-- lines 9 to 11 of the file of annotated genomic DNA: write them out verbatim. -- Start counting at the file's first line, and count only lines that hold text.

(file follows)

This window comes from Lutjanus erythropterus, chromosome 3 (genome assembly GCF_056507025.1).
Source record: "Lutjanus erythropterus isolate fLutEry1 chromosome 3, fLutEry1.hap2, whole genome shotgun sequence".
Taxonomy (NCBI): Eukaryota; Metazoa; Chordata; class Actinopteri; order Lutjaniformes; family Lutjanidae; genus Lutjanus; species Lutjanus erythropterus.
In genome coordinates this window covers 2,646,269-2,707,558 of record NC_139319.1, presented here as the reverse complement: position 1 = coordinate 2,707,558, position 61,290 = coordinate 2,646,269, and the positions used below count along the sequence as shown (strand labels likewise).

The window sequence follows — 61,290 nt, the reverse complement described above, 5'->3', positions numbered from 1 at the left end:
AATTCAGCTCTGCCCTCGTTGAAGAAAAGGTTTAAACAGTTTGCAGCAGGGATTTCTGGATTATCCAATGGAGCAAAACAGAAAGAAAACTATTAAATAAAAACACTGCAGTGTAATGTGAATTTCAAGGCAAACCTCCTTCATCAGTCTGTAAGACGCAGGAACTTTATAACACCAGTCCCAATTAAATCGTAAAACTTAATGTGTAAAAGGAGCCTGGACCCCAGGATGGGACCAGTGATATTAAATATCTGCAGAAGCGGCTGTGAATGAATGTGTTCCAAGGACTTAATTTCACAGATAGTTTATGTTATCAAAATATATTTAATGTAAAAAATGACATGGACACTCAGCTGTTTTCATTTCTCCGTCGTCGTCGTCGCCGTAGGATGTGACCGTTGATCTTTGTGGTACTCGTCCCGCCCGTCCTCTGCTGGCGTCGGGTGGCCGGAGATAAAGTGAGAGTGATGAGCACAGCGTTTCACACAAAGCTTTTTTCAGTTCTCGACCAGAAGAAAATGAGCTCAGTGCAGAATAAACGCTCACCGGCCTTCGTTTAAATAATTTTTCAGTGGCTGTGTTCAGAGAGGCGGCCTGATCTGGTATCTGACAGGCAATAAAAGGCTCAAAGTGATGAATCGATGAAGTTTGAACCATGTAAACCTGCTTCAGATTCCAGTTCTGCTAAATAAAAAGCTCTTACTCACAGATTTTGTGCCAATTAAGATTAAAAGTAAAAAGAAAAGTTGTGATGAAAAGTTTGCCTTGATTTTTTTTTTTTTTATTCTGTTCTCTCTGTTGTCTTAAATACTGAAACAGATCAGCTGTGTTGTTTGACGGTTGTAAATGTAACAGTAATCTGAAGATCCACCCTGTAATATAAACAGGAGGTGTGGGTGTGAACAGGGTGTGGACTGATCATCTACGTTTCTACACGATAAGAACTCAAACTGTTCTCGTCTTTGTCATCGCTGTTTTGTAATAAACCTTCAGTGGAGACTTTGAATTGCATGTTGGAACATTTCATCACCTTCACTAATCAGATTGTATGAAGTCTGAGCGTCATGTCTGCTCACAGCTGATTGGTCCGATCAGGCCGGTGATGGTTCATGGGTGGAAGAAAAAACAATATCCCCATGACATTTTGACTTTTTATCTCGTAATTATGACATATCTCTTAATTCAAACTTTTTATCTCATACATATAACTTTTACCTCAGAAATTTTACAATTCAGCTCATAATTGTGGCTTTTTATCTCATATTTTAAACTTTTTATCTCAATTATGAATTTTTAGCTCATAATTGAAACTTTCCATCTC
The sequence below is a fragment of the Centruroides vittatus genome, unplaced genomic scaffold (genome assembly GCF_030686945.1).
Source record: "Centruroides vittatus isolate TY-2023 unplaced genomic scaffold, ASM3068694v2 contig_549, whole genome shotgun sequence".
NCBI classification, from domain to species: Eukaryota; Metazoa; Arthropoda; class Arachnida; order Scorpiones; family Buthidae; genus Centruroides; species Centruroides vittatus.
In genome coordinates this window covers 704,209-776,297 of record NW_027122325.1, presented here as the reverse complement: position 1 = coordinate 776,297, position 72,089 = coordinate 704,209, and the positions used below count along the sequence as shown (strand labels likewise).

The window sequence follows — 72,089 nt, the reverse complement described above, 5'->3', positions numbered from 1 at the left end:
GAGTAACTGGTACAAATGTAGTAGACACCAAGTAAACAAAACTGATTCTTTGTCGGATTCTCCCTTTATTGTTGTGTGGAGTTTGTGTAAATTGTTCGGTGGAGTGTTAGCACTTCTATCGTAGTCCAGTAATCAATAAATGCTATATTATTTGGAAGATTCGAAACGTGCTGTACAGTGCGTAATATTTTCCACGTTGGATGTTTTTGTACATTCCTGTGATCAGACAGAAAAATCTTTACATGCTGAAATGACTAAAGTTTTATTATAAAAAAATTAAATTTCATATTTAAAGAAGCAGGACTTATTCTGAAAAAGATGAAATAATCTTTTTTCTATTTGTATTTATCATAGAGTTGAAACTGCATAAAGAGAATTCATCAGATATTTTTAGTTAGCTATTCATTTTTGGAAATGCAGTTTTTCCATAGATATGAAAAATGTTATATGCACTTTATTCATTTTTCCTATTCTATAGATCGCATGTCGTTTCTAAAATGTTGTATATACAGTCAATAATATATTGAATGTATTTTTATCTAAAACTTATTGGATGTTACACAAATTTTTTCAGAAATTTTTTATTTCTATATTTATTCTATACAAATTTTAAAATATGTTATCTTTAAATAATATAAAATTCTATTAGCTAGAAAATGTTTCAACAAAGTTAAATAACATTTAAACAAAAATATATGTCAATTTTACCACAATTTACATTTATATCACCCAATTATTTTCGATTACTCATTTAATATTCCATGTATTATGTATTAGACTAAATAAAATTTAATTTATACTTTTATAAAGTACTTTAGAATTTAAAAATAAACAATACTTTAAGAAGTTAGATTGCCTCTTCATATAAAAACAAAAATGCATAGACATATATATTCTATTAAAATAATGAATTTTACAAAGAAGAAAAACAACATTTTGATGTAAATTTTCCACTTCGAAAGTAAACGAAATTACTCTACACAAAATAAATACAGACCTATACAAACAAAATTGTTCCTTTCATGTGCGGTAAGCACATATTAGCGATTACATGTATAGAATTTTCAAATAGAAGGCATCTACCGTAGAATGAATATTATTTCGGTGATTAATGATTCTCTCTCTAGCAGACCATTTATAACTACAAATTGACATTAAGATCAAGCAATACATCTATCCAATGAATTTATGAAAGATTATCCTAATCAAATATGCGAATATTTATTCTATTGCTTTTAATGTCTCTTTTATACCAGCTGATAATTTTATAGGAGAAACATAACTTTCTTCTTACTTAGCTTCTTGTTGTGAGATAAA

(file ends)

NCBI classification, from domain to species: Eukaryota; Metazoa; Arthropoda; class Arachnida; order Scorpiones; family Buthidae; genus Centruroides; species Centruroides vittatus.
In genome coordinates this window covers 704,209-776,297 of record NW_027122325.1, presented here as the reverse complement: position 1 = coordinate 776,297, position 72,089 = coordinate 704,209, and the positions used below count along the sequence as shown (strand labels likewise).

The window sequence follows — 72,089 nt, the reverse complement described above, 5'->3', positions numbered from 1 at the left end: